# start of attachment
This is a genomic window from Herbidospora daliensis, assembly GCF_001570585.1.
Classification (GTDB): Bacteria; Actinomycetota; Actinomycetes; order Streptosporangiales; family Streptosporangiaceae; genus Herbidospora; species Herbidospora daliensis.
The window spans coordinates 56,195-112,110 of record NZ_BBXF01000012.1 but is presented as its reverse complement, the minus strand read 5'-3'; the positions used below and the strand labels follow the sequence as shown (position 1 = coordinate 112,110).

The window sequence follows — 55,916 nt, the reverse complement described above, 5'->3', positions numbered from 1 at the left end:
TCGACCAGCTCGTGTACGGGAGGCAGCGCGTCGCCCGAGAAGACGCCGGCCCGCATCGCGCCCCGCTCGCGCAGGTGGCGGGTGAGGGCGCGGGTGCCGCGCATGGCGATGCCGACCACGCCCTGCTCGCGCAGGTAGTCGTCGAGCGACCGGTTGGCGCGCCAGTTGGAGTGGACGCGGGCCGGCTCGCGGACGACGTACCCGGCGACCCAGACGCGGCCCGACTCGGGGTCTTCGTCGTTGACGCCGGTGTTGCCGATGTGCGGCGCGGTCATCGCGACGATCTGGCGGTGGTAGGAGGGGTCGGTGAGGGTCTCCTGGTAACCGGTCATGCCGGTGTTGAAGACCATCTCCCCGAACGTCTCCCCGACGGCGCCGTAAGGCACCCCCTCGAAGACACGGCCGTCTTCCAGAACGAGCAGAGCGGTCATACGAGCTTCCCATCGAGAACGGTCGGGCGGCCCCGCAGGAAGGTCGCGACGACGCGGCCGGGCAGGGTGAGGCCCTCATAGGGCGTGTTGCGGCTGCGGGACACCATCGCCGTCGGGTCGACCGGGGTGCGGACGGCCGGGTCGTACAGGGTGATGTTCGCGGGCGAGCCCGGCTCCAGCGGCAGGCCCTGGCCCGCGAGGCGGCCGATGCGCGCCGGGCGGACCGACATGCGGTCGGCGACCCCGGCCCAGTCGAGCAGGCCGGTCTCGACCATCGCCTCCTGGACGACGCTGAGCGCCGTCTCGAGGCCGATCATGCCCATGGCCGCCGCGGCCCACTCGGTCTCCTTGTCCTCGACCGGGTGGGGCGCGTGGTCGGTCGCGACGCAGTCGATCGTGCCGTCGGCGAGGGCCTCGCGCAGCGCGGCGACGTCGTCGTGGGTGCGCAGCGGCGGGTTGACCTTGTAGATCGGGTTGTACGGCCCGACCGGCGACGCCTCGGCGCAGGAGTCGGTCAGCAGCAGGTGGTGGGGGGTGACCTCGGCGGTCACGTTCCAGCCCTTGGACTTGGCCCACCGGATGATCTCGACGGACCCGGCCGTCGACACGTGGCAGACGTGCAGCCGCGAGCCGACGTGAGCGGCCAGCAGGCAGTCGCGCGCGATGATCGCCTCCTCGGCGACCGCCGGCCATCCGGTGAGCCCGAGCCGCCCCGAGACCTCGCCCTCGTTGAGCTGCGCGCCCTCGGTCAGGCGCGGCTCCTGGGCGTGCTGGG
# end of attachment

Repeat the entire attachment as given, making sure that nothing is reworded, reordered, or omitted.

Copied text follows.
This is a genomic window from Herbidospora daliensis, assembly GCF_001570585.1.
Classification (GTDB): Bacteria; Actinomycetota; Actinomycetes; order Streptosporangiales; family Streptosporangiaceae; genus Herbidospora; species Herbidospora daliensis.
The window spans coordinates 56,195-112,110 of record NZ_BBXF01000012.1 but is presented as its reverse complement, the minus strand read 5'-3'; the positions used below and the strand labels follow the sequence as shown (position 1 = coordinate 112,110).

The window sequence follows — 55,916 nt, the reverse complement described above, 5'->3', positions numbered from 1 at the left end:
TCGACCAGCTCGTGTACGGGAGGCAGCGCGTCGCCCGAGAAGACGCCGGCCCGCATCGCGCCCCGCTCGCGCAGGTGGCGGGTGAGGGCGCGGGTGCCGCGCATGGCGATGCCGACCACGCCCTGCTCGCGCAGGTAGTCGTCGAGCGACCGGTTGGCGCGCCAGTTGGAGTGGACGCGGGCCGGCTCGCGGACGACGTACCCGGCGACCCAGACGCGGCCCGACTCGGGGTCTTCGTCGTTGACGCCGGTGTTGCCGATGTGCGGCGCGGTCATCGCGACGATCTGGCGGTGGTAGGAGGGGTCGGTGAGGGTCTCCTGGTAACCGGTCATGCCGGTGTTGAAGACCATCTCCCCGAACGTCTCCCCGACGGCGCCGTAAGGCACCCCCTCGAAGACACGGCCGTCTTCCAGAACGAGCAGAGCGGTCATACGAGCTTCCCATCGAGAACGGTCGGGCGGCCCCGCAGGAAGGTCGCGACGACGCGGCCGGGCAGGGTGAGGCCCTCATAGGGCGTGTTGCGGCTGCGGGACACCATCGCCGTCGGGTCGACCGGGGTGCGGACGGCCGGGTCGTACAGGGTGATGTTCGCGGGCGAGCCCGGCTCCAGCGGCAGGCCCTGGCCCGCGAGGCGGCCGATGCGCGCCGGGCGGACCGACATGCGGTCGGCGACCCCGGCCCAGTCGAGCAGGCCGGTCTCGACCATCGCCTCCTGGACGACGCTGAGCGCCGTCTCGAGGCCGATCATGCCCATGGCCGCCGCGGCCCACTCGGTCTCCTTGTCCTCGACCGGGTGGGGCGCGTGGTCGGTCGCGACGCAGTCGATCGTGCCGTCGGCGAGGGCCTCGCGCAGCGCGGCGACGTCGTCGTGGGTGCGCAGCGGCGGGTTGACCTTGTAGATCGGGTTGTACGGCCCGACCGGCGACGCCTCGGCGCAGGAGTCGGTCAGCAGCAGGTGGTGGGGGGTGACCTCGGCGGTCACGTTCCAGCCCTTGGACTTGGCCCACCGGATGATCTCGACGGACCCGGCCGTCGACACGTGGCAGACGTGCAGCCGCGAGCCGACGTGAGCGGCCAGCAGGCAGTCGCGCGCGATGATCGCCTCCTCGGCGACCGCCGGCCATCCGGTGAGCCCGAGCCGCCCCGAGACCTCGCCCTCGTTGAGCTGCGCGCCCTCGGTCAGGCGCGGCTCCTGGGCGTGCTGGG